68Ga-prostate-specific membrane antigen (PSMA)-11 PET/CT represents an advanced method for the staging of primary prostate cancer (PCa) and diagnosis of recurrent or metastatic PCa. However, because of the narrow availability of 68Ga the development of alternative tracers is of high interest. The objective of this study was to examine the value of the new PET tracer 18F-PSMA-1007 for the staging of local disease by comparing it with multiparametric MRI (mpMRI) and radical prostatectomy (RP) histopathology. Methods: In 2016, 18F-PSMA-1007 PET/CT was performed in 10 men with biopsy-confirmed high-risk PCa. Nine patients underwent mpMRI in the process of primary diagnosis. Consecutively, RP was performed in all 10 men. Agreement analysis was performed retrospectively. PSMA staining was added for representative sections in RP specimen slices. Localization and agreement analysis of 18F-PSMA-1007 PET/CT, mpMRI, and RP specimens was performed by dividing the prostate into 38 sections as described in the prostate imaging reporting and data system (PI-RADS) (version 2). Sensitivity, specificity, positive predictive values, negative predictive values (NPVs), and accuracy were calculated for total and near-total agreement. Results:18F-PSMA-1007 PET/CT had an NPV of 68% and an accuracy of 75%, and mpMRI had an NPV of 88% and an accuracy of 73% for total agreement. Near-total agreement analysis resulted in an NPV of 91% and an accuracy of 93% for 18F-PSMA-1007 PET/CT and 91% and 87% for mpMRI, respectively. Retrospective combination of mpMRI and PET/CT had an accuracy of 81% for total and 93% for near-total agreement. Conclusion: Comparison with RP histopathology demonstrates that 18F-PSMA-1007 PET/CT is promising for accurate local staging of PCa.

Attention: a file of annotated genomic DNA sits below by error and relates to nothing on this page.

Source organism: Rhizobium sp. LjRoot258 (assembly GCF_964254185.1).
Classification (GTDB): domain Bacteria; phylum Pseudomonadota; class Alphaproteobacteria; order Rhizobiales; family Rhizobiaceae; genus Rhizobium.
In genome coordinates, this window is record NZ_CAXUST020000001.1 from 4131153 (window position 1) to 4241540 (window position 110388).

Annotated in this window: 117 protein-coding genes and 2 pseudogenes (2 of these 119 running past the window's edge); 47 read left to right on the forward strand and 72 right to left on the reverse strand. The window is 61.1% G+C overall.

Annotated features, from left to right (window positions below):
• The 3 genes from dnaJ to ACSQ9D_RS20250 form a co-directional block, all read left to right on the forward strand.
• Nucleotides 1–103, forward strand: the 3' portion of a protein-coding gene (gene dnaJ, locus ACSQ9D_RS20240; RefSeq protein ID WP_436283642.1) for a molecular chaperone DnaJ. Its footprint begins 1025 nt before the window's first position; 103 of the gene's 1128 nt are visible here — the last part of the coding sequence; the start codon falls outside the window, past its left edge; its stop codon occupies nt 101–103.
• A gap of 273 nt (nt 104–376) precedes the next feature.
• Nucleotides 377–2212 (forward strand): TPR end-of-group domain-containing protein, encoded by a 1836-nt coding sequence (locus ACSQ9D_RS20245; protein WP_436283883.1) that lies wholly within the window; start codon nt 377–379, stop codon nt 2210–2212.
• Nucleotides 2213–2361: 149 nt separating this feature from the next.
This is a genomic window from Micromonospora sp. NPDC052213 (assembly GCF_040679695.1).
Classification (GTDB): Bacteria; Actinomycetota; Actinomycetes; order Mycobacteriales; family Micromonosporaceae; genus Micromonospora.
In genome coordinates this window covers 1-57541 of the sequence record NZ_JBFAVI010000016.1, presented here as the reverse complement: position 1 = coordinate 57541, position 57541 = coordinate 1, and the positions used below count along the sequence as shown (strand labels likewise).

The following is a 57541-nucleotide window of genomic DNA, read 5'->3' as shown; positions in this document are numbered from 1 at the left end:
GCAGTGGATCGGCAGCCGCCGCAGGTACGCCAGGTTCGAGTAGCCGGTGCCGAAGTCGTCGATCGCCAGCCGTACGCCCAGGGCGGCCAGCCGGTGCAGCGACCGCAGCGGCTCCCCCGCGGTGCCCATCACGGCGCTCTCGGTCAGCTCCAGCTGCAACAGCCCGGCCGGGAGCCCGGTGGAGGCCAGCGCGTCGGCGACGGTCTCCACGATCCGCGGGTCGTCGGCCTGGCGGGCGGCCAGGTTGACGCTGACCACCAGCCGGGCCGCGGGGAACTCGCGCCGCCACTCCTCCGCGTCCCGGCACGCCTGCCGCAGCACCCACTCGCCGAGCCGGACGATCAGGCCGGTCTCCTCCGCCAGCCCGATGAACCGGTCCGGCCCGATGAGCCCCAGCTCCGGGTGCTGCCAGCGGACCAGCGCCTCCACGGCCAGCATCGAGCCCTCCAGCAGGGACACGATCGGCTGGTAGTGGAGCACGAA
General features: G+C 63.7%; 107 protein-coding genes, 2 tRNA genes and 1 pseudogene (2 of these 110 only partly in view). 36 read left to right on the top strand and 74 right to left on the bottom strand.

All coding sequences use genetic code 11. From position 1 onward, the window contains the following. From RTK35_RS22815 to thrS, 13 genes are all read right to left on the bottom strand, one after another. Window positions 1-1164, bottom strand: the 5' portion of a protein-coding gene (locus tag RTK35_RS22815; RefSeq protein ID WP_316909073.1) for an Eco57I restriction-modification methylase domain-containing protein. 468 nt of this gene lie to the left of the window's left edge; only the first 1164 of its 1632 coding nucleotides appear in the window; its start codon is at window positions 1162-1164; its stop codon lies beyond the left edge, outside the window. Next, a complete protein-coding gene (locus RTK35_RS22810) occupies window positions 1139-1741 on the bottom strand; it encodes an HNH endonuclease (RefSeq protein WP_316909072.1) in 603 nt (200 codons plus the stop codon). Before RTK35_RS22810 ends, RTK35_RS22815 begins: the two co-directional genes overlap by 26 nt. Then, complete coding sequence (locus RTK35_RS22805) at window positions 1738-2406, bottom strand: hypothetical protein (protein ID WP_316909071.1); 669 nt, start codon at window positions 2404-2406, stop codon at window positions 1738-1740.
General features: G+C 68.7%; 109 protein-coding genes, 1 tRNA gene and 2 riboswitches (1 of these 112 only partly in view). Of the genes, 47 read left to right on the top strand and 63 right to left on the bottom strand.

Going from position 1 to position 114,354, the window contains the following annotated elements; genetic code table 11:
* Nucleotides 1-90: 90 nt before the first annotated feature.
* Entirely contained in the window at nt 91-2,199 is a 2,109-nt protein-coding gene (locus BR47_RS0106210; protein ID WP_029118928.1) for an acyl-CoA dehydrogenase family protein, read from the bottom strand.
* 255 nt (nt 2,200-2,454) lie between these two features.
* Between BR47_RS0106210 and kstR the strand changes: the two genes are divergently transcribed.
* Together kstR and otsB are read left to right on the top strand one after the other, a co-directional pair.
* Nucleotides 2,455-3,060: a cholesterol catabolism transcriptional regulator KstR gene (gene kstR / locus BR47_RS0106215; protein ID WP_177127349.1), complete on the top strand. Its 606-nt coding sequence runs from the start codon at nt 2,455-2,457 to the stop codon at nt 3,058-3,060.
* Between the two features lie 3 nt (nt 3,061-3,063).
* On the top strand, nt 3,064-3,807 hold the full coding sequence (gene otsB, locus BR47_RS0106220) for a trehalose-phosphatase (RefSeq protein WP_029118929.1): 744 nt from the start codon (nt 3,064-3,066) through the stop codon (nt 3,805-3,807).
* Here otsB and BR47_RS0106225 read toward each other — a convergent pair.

Journal of nuclear medicine : official publication, Society of Nuclear Medicine. 2017 May 04 [Epub]
Claudia Kesch, Maria Vinsensia, Jan P Radtke, Heinz P Schlemmer, Martina Heller, Elena Ellert, Tim Holland-Letz, Stefan Duensing, Nils Grabe, Ali Afshar-Oromieh, Kathrin Wieczorek, Martin Schäfer, Oliver C Neels, Jens Cardinale, Clemens Kratochwil, Markus Hohenfellner, Klaus Kopka, Uwe Haberkorn, Boris A Hadaschik, Frederik L Giesel
Department of Urology, University Hospital Heidelberg, Heidelberg, Germany., Department of Nuclear Medicine, University Hospital Heidelberg, Heidelberg, Germany., Division of Radiology, German Cancer Research Center (dkfz), Heidelberg, Germany., Section of Molecular Urooncology, Department of Urology, University of Heidelberg School of Medicine, Medical Faculty Heidelberg, Heidelberg, Germany., Institute of Pathology, University Hospital Heidelberg, Heidelberg, Germany., Division of Biostatistics, German Cancer Research Center (dkfz), Heidelberg, Germany., Department of Medical Oncology, National Center for Tumor Diseases (NCT), University Hospital Heidelberg, Heidelberg, Germany., Division of Radiopharmaceutical Chemistry, German Cancer Research Center (dkfz), Heidelberg, Germany., Department of Nuclear Medicine, University Hospital Heidelberg, Heidelberg, Germany .